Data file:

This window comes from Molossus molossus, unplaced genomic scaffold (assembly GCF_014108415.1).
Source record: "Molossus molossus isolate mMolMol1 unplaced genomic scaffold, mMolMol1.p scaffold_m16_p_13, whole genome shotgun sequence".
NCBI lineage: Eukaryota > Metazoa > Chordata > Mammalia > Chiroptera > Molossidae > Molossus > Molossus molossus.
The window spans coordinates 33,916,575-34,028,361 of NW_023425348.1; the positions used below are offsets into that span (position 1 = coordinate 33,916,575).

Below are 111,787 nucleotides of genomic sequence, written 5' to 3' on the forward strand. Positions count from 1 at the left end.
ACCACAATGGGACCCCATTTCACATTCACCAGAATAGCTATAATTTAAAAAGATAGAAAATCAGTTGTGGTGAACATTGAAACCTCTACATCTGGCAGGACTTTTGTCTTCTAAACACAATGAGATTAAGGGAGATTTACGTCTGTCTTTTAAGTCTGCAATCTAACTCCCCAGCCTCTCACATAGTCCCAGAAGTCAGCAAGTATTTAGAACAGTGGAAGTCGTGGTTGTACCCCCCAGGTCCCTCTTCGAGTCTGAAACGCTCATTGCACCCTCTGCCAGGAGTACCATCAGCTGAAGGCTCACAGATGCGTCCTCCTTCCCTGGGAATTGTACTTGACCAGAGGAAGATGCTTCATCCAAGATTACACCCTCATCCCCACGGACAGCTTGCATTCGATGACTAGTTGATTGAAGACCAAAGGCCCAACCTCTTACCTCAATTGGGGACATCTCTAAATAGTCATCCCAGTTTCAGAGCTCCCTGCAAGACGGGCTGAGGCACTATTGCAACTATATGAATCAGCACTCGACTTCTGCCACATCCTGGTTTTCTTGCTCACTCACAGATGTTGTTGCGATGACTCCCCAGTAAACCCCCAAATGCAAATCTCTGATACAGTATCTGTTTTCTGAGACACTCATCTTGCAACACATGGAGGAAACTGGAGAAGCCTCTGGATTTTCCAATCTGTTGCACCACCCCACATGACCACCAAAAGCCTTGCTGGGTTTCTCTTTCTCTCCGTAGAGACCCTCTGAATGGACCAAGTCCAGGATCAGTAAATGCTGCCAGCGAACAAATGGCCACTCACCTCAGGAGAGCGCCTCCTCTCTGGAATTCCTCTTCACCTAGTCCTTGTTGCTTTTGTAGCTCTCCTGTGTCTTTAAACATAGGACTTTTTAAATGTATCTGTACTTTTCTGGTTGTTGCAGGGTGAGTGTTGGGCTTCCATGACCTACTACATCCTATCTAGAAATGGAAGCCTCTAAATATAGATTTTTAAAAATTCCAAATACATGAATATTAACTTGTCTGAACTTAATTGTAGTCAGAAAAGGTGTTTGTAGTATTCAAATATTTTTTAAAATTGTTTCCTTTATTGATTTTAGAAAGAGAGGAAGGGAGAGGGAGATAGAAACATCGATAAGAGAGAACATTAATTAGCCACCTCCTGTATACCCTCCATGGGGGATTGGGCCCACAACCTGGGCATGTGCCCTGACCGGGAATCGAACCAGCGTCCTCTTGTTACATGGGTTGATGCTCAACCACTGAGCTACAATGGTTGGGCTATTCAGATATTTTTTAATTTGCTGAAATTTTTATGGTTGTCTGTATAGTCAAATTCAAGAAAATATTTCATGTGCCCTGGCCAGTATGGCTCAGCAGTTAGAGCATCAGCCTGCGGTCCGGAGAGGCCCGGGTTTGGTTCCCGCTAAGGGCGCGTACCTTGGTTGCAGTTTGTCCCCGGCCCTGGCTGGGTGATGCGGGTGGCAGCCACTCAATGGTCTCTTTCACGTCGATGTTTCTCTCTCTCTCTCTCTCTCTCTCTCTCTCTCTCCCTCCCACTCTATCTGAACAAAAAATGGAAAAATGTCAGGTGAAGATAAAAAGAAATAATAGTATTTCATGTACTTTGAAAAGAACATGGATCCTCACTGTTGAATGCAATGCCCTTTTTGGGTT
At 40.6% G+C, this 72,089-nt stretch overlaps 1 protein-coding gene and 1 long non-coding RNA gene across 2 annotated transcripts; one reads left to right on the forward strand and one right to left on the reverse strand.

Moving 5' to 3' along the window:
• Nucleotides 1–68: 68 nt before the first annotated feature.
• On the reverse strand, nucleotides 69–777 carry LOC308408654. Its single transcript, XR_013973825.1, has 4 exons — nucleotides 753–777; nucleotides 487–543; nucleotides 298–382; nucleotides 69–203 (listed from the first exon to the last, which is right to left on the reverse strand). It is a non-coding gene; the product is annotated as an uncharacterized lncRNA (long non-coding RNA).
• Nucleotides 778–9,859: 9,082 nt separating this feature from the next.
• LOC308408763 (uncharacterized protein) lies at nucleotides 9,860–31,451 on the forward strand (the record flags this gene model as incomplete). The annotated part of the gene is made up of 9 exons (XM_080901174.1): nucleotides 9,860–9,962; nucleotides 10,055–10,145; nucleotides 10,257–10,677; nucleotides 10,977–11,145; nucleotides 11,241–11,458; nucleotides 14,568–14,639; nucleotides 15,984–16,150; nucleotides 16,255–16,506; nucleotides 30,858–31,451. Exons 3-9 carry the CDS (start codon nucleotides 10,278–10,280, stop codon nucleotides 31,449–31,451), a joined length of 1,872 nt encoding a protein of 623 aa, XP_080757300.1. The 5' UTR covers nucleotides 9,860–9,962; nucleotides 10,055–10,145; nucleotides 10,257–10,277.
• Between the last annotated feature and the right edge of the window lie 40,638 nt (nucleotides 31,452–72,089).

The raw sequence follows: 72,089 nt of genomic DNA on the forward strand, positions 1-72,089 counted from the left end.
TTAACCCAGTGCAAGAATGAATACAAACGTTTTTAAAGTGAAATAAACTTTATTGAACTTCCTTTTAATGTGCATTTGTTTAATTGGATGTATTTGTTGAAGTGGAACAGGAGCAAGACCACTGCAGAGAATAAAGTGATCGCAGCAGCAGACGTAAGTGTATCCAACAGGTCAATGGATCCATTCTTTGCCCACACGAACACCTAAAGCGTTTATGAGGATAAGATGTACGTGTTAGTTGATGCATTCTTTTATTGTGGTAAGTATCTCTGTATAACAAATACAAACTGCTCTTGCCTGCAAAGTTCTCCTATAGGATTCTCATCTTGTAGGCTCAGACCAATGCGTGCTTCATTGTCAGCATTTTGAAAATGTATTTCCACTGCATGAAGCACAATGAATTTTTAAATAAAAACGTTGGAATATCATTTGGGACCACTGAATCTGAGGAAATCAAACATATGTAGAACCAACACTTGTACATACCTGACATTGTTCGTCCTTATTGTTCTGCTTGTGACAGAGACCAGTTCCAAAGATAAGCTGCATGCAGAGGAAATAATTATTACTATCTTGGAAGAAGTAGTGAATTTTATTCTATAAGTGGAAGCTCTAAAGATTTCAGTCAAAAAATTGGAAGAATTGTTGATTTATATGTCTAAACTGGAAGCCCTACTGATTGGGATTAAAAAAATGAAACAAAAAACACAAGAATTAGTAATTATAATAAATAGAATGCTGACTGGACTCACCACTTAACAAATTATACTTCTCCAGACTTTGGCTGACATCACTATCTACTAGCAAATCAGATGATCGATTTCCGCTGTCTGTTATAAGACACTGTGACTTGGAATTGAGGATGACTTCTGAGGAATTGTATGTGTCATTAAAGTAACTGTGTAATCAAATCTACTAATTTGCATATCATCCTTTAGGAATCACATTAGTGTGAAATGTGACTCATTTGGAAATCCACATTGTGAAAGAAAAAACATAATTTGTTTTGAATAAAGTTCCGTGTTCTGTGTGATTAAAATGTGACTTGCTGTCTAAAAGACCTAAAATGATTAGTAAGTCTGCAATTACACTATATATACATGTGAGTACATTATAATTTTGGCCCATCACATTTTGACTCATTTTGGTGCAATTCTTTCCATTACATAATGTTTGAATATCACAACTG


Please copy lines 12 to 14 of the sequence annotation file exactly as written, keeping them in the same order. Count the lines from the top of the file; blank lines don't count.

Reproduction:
• LOC308408763 (uncharacterized protein) lies at nucleotides 9,860–31,451 on the forward strand (the record flags this gene model as incomplete). The annotated part of the gene is made up of 9 exons (XM_080901174.1): nucleotides 9,860–9,962; nucleotides 10,055–10,145; nucleotides 10,257–10,677; nucleotides 10,977–11,145; nucleotides 11,241–11,458; nucleotides 14,568–14,639; nucleotides 15,984–16,150; nucleotides 16,255–16,506; nucleotides 30,858–31,451. Exons 3-9 carry the CDS (start codon nucleotides 10,278–10,280, stop codon nucleotides 31,449–31,451), a joined length of 1,872 nt encoding a protein of 623 aa, XP_080757300.1. The 5' UTR covers nucleotides 9,860–9,962; nucleotides 10,055–10,145; nucleotides 10,257–10,277.
• Between the last annotated feature and the right edge of the window lie 40,638 nt (nucleotides 31,452–72,089).

The raw sequence follows: 72,089 nt of genomic DNA on the forward strand, positions 1-72,089 counted from the left end.